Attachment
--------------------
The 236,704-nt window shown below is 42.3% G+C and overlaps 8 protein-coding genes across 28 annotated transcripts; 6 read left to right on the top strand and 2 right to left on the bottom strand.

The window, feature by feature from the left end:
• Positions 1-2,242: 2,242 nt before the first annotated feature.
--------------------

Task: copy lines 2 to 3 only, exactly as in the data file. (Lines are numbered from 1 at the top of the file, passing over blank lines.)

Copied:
The window, feature by feature from the left end:
• Positions 1-2,242: 2,242 nt before the first annotated feature.